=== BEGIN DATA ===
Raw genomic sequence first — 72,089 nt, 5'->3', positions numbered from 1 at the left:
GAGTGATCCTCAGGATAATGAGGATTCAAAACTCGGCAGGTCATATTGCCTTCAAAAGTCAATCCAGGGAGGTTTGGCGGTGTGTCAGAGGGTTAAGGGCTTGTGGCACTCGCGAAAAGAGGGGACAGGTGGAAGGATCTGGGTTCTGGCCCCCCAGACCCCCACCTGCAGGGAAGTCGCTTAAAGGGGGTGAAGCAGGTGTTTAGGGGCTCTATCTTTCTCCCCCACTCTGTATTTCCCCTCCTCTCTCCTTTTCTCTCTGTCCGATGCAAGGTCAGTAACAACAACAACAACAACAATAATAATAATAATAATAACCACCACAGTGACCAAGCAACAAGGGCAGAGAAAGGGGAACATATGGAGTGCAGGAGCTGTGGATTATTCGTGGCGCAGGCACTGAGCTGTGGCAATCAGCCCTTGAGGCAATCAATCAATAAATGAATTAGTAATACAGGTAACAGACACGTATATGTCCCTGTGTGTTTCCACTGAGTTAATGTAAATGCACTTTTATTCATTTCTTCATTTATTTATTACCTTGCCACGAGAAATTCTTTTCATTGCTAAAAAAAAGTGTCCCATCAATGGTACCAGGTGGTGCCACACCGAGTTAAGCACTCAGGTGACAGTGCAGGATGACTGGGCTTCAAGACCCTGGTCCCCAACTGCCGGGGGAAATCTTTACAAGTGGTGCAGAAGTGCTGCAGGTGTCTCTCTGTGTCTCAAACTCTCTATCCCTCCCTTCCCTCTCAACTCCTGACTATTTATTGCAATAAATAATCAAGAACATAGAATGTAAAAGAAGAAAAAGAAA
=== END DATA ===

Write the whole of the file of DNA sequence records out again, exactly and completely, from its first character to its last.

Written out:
Raw genomic sequence first — 72,089 nt, 5'->3', positions numbered from 1 at the left:
GAGTGATCCTCAGGATAATGAGGATTCAAAACTCGGCAGGTCATATTGCCTTCAAAAGTCAATCCAGGGAGGTTTGGCGGTGTGTCAGAGGGTTAAGGGCTTGTGGCACTCGCGAAAAGAGGGGACAGGTGGAAGGATCTGGGTTCTGGCCCCCCAGACCCCCACCTGCAGGGAAGTCGCTTAAAGGGGGTGAAGCAGGTGTTTAGGGGCTCTATCTTTCTCCCCCACTCTGTATTTCCCCTCCTCTCTCCTTTTCTCTCTGTCCGATGCAAGGTCAGTAACAACAACAACAACAACAATAATAATAATAATAATAACCACCACAGTGACCAAGCAACAAGGGCAGAGAAAGGGGAACATATGGAGTGCAGGAGCTGTGGATTATTCGTGGCGCAGGCACTGAGCTGTGGCAATCAGCCCTTGAGGCAATCAATCAATAAATGAATTAGTAATACAGGTAACAGACACGTATATGTCCCTGTGTGTTTCCACTGAGTTAATGTAAATGCACTTTTATTCATTTCTTCATTTATTTATTACCTTGCCACGAGAAATTCTTTTCATTGCTAAAAAAAAGTGTCCCATCAATGGTACCAGGTGGTGCCACACCGAGTTAAGCACTCAGGTGACAGTGCAGGATGACTGGGCTTCAAGACCCTGGTCCCCAACTGCCGGGGGAAATCTTTACAAGTGGTGCAGAAGTGCTGCAGGTGTCTCTCTGTGTCTCAAACTCTCTATCCCTCCCTTCCCTCTCAACTCCTGACTATTTATTGCAATAAATAATCAAGAACATAGAATGTAAAAGAAGAAAAAGAAA